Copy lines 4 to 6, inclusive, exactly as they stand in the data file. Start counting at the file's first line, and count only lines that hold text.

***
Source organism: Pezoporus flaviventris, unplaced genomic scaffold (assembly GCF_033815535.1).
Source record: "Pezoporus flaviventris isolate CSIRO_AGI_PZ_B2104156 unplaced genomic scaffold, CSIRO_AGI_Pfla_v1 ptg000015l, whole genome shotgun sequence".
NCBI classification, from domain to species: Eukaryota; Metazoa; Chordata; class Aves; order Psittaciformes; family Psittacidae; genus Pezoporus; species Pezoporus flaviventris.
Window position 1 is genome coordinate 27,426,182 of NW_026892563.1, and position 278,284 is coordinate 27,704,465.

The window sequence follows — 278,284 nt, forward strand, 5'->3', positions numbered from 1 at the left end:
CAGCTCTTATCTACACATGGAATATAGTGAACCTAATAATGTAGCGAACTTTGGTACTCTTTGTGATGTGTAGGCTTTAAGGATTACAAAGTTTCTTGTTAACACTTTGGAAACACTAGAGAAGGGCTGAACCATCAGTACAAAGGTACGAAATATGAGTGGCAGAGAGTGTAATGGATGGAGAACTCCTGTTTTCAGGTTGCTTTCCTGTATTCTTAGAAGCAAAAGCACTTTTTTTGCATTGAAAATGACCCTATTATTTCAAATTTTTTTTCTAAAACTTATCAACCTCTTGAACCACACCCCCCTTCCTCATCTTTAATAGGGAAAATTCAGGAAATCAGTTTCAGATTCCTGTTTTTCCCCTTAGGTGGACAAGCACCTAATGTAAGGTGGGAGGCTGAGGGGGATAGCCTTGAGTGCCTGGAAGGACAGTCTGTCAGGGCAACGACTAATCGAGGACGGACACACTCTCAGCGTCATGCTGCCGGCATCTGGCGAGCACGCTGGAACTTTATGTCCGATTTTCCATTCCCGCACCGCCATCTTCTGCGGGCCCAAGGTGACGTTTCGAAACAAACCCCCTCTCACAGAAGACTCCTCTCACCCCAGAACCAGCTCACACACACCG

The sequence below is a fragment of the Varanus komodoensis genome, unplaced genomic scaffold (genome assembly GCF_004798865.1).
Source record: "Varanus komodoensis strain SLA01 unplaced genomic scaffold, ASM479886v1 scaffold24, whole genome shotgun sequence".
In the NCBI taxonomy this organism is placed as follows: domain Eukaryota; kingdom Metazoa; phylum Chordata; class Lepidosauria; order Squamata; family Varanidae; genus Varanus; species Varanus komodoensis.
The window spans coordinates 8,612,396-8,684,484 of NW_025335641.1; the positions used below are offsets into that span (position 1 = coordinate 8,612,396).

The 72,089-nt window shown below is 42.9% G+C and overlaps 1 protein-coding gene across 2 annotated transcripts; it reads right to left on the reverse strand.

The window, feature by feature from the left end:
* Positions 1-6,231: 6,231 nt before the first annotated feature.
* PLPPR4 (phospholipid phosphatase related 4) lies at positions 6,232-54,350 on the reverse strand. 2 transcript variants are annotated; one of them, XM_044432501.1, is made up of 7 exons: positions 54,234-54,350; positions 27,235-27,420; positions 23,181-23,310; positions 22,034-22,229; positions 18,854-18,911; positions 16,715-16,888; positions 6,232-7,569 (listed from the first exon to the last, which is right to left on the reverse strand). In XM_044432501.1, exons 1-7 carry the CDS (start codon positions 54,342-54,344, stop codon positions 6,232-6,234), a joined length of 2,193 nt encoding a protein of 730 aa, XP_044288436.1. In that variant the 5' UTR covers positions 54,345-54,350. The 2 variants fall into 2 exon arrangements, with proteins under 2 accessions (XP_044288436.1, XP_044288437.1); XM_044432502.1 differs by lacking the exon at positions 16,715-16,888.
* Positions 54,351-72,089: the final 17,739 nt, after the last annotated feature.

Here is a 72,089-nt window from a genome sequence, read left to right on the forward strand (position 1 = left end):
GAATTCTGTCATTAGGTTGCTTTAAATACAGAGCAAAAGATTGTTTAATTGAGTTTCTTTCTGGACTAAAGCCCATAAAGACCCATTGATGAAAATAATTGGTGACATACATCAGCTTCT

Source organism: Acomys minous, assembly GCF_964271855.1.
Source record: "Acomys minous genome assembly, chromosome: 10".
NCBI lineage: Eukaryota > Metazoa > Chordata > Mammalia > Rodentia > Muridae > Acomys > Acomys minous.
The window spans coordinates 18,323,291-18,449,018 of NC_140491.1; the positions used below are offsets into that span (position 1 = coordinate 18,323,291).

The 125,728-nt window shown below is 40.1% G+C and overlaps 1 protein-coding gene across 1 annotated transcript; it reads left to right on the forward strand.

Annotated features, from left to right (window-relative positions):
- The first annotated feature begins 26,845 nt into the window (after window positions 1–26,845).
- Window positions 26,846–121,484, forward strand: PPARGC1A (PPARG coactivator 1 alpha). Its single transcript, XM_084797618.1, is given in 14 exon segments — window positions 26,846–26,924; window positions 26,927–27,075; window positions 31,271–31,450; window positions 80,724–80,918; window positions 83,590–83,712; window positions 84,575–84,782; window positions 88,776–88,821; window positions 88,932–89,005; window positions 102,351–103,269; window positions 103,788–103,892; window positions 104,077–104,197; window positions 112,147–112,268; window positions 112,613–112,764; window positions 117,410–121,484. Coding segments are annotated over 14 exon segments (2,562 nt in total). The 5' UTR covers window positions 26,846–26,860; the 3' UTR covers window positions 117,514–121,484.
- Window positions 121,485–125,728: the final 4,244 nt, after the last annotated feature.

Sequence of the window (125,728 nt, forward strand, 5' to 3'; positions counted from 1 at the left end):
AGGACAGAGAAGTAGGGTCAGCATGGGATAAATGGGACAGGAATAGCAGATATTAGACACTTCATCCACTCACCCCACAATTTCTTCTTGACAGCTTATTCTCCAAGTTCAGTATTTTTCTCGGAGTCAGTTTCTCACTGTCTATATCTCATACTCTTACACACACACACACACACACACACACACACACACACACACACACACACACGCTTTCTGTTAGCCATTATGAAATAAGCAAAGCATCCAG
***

Window position 1 is genome coordinate 27,426,182 of NW_026892563.1, and position 278,284 is coordinate 27,704,465.

The window sequence follows — 278,284 nt, forward strand, 5'->3', positions numbered from 1 at the left end:
CAGCTCTTATCTACACATGGAATATAGTGAACCTAATAATGTAGCGAACTTTGGTACTCTTTGTGATGTGTAGGCTTTAAGGATTACAAAGTTTCTTGTTAACACTTTGGAAACACTAGAGAAGGGCTGAACCATCAGTACAAAGGTACGAAATATGAGTGGCAGAGAGTGTAATGGATGGAGAACTCCTGTTTTCAGGTTGCTTTCCTGTATTCTTAGAAGCAAAAGCACTTTTTTTGCATTGAAAATGACCCTATTATTTCAAATTTTTTTTCTAAAACTTATCAACCTCTTGAACCACACCCCCCTTCCTCATCTTTAATAGGGAAAATTCAGGAAATCAGTTTCAGATTCCTGTTTTTCCCCTTAGGTGGACAAGCACCTAATGTAAGGTGGGAGGCTGAGGGGGATAGCCTTGAGTGCCTGGAAGGACAGTCTGTCAGGGCAACGACTAATCGAGGACGGACACACTCTCAGCGTCATGCTGCCGGCATCTGGCGAGCACGCTGGAACTTTATGTCCGATTTTCCATTCCCGCACCGCCATCTTCTGCGGGCCCAAGGTGACGTTTCGAAACAAACCCCCTCTCACAGAAGACTCCTCTCACCCCAGAACCAGCTCACACACACCG